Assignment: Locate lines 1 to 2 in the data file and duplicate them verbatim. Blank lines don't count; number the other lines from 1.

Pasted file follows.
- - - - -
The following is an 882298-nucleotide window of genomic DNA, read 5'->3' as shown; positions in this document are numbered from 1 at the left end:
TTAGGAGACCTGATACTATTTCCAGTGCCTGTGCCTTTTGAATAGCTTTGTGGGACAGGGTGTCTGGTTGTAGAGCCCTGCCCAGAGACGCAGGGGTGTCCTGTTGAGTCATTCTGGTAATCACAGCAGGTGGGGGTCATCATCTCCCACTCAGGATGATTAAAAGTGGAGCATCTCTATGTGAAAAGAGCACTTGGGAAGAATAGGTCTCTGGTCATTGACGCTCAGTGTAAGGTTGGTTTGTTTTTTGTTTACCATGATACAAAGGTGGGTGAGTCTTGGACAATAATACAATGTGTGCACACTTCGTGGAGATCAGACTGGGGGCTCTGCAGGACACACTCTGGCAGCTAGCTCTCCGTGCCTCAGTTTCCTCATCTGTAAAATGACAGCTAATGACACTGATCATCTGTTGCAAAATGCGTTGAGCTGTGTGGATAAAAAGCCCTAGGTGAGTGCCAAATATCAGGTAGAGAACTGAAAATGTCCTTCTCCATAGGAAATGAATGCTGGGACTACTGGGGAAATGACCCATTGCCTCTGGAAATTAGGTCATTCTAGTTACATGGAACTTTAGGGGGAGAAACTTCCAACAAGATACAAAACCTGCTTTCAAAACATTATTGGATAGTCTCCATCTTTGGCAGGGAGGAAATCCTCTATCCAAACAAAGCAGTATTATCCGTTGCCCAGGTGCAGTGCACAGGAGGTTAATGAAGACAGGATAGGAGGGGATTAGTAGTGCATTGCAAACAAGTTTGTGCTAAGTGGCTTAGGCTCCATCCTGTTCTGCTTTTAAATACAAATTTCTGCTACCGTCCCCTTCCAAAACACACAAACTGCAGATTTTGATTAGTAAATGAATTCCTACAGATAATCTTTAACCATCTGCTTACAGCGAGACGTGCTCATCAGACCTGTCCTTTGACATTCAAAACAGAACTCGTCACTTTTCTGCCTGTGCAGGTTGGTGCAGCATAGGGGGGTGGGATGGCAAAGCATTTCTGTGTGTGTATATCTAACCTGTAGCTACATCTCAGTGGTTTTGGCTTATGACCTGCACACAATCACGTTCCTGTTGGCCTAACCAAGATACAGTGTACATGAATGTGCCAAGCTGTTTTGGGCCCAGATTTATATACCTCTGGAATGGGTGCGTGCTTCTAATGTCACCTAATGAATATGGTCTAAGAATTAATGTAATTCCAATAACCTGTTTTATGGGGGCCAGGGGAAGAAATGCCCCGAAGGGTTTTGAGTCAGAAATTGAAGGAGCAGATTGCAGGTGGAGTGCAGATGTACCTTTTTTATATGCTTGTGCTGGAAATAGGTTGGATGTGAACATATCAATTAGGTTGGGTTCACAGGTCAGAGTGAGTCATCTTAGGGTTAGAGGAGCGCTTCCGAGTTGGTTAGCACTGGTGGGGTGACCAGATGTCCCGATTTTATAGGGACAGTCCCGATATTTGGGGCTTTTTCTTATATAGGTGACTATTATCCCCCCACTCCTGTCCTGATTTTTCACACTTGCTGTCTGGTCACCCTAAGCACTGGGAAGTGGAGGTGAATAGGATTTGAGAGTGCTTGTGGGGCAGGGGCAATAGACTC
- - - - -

The following is an 882298-nucleotide window of genomic DNA, read 5'->3' as shown; positions in this document are numbered from 1 at the left end:
TTAGGAGACCTGATACTATTTCCAGTGCCTGTGCCTTTTGAATAGCTTTGTGGGACAGGGTGTCTGGTTGTAGAGCCCTGCCCAGAGACGCAGGGGTGTCCTGTTGAGTCATTCTGGTAATCACAGCAGGTGGGGGTCATCATCTCCCACTCAGGATGATTAAAAGTGGAGCATCTCTATGTGAAAAGAGCACTTGGGAAGAATAGGTCTCTGGTCATTGACGCTCAGTGTAAGGTTGGTTTGTTTTTTGTTTACCATGATACAAAGGTGGGTGAGTCTTGGACAATAATACAATGTGTGCACACTTCGTGGAGATCAGACTGGGGGCTCTGCAGGACACACTCTGGCAGCTAGCTCTCCGTGCCTCAGTTTCCTCATCTGTAAAATGACAGCTAATGACACTGATCATCTGTTGCAAAATGCGTTGAGCTGTGTGGATAAAAAGCCCTAGGTGAGTGCCAAATATCAGGTAGAGAACTGAAAATGTCCTTCTCCATAGGAAATGAATGCTGGGACTACTGGGGAAATGACCCATTGCCTCTGGAAATTAGGTCATTCTAGTTACATGGAACTTTAGGGGGAGAAACTTCCAACAAGATACAAAACCTGCTTTCAAAACATTATTGGATAGTCTCCATCTTTGGCAGGGAGGAAATCCTCTATCCAAACAAAGCAGTATTATCCGTTGCCCAGGTGCAGTGCACAGGAGGTTAATGAAGACAGGATAGGAGGGGATTAGTAGTGCATTGCAAACAAGTTTGTGCTAAGTGGCTTAGGCTCCATCCTGTTCTGCTTTTAAATACAAATTTCTGCTACCGTCCCCTTCCAAAACACACAAACTGCAGATTTTGATTAGTAAATGAATTCCTACAGATAATCTTTAACCATCTGCTTACAGCGAGACGTGCTCATCAGACCTGTCCTTTGACATTCAAAACAGAACTCGTCACTTTTCTGCCTGTGCAGGTTGGTGCAGCATAGGGGGGTGGGATGGCAAAGCATTTCTGTGTGTGTATATCTAACCTGTAGCTACATCTCAGTGGTTTTGGCTTATGACCTGCACACAATCACGTTCCTGTTGGCCTAACCAAGATACAGTGTACATGAATGTGCCAAGCTGTTTTGGGCCCAGATTTATATACCTCTGGAATGGGTGCGTGCTTCTAATGTCACCTAATGAATATGGTCTAAGAATTAATGTAATTCCAATAACCTGTTTTATGGGGGCCAGGGGAAGAAATGCCCCGAAGGGTTTTGAGTCAGAAATTGAAGGAGCAGATTGCAGGTGGAGTGCAGATGTACCTTTTTTATATGCTTGTGCTGGAAATAGGTTGGATGTGAACATATCAATTAGGTTGGGTTCACAGGTCAGAGTGAGTCATCTTAGGGTTAGAGGAGCGCTTCCGAGTTGGTTAGCACTGGTGGGGTGACCAGATGTCCCGATTTTATAGGGACAGTCCCGATATTTGGGGCTTTTTCTTATATAGGTGACTATTATCCCCCCACTCCTGTCCTGATTTTTCACACTTGCTGTCTGGTCACCCTAAGCACTGGGAAGTGGAGGTGAATAGGATTTGAGAGTGCTTGTGGGGCAGGGGCAATAGACTC